Chinese asset managers are listing exchange traded funds to trade on the Tokyo stock exchange. This could be a favorable arrangement for both countries.

“China has historically been seen as a difficult market to access but the new ETF-JDRs will be seen as an important innovation to improve access for a range of Japanese investors,” Deborah Fuhr of ETFGI said in a recent report.

China Asset Management and China Southern Asset Management are planning on offering physical ETFs linked to the Chinese stock market in the form of JDRs, or Japanese Depository Receipts. Chris Flood for The Financial Times reports that The ChinaAMC CSI 300 Index ETF-JDR will track the performance of the CSI 300 index, which tracks the 300 largest issuers on the Shanghai and Shenzhen stock exchanges. The CSOP FTSE CHINA A50 ETF will track the FTSE China A50 index composed of the 50 largest issuers on the two main Chinese bourses.

Japanese investors are expected to benefit from this introduction for several reasons. First, the JDRs will allow retail investors to trade without opening a foreign securities account. The new Chinese securities will trade just the same as local stocks in a domestic securities account. In turn, the brokerage or trading house is liable to submit a tax return on behalf of the investor, taking the responsibility off of the individual, reports Flood.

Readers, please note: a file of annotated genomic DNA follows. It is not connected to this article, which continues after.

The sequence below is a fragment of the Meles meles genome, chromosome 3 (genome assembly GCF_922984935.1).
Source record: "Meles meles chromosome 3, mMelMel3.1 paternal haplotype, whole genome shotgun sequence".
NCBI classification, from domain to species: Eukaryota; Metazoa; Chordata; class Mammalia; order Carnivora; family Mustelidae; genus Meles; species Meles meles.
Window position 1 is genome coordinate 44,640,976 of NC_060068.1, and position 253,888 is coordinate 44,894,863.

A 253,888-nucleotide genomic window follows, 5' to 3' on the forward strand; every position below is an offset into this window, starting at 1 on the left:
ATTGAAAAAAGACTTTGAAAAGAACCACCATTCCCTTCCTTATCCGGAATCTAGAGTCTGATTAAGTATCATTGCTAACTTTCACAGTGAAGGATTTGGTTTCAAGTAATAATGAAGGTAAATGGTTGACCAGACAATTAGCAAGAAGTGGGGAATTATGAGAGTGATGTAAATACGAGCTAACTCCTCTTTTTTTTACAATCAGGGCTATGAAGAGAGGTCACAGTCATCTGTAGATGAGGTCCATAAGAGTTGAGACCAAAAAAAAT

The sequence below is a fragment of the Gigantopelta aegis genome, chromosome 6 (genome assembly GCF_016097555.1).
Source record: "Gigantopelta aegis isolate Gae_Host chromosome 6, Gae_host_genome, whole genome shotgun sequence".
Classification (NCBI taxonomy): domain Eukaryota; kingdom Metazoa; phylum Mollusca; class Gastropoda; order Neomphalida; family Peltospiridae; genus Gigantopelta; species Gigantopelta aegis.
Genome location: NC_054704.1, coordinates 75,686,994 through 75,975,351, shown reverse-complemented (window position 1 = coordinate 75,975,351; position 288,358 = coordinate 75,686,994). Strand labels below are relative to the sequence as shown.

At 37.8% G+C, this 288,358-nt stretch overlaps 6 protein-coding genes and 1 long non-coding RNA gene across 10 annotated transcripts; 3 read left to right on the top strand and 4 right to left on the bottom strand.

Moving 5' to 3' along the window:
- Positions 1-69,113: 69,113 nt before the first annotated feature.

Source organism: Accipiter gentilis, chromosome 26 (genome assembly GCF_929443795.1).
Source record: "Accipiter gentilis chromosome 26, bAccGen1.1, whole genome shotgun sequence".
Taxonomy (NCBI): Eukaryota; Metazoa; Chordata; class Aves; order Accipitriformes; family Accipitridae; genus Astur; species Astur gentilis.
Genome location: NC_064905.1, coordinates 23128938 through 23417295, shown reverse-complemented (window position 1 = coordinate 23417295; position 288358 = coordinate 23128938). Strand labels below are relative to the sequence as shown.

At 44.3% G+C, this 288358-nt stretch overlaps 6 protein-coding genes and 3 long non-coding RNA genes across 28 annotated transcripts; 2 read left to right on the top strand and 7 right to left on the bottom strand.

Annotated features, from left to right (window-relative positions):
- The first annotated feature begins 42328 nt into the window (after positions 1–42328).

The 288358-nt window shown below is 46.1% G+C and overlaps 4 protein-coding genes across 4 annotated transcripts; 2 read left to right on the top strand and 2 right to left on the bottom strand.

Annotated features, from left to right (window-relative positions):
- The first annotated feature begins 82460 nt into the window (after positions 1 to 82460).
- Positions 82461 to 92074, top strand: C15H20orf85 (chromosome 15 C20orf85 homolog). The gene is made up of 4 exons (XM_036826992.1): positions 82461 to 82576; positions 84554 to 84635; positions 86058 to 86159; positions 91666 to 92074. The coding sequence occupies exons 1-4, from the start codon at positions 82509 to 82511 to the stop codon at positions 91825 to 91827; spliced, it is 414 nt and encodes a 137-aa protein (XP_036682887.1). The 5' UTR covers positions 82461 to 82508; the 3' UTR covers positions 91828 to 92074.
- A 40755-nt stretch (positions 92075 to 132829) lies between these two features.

Kazuhiko Inaba, senior trade manager at Mitsubishi UFJ Trust and Banking Corporation said that about 70% of the transactions from retail investors are done online, so handling margin trading orders is important. Cross-listed foreign ETFs are not able to handle these transactions. Furthermore, the ETF market is transforming in Japan and a new era of foreign managers listing JDRs in Japan is expected. In Japan, there is currently a vast pool of household savings that are earning next to nothing in deposit accounts.

The ADR ETFs are expected to launch February 27.

Tisha Guerrero contributed to this article.

The opinions and forecasts expressed herein are solely those of Tom Lydon, and may not actually come to pass. Information on this site should not be used or construed as an offer to sell, a solicitation of an offer to buy, or a recommendation for any product.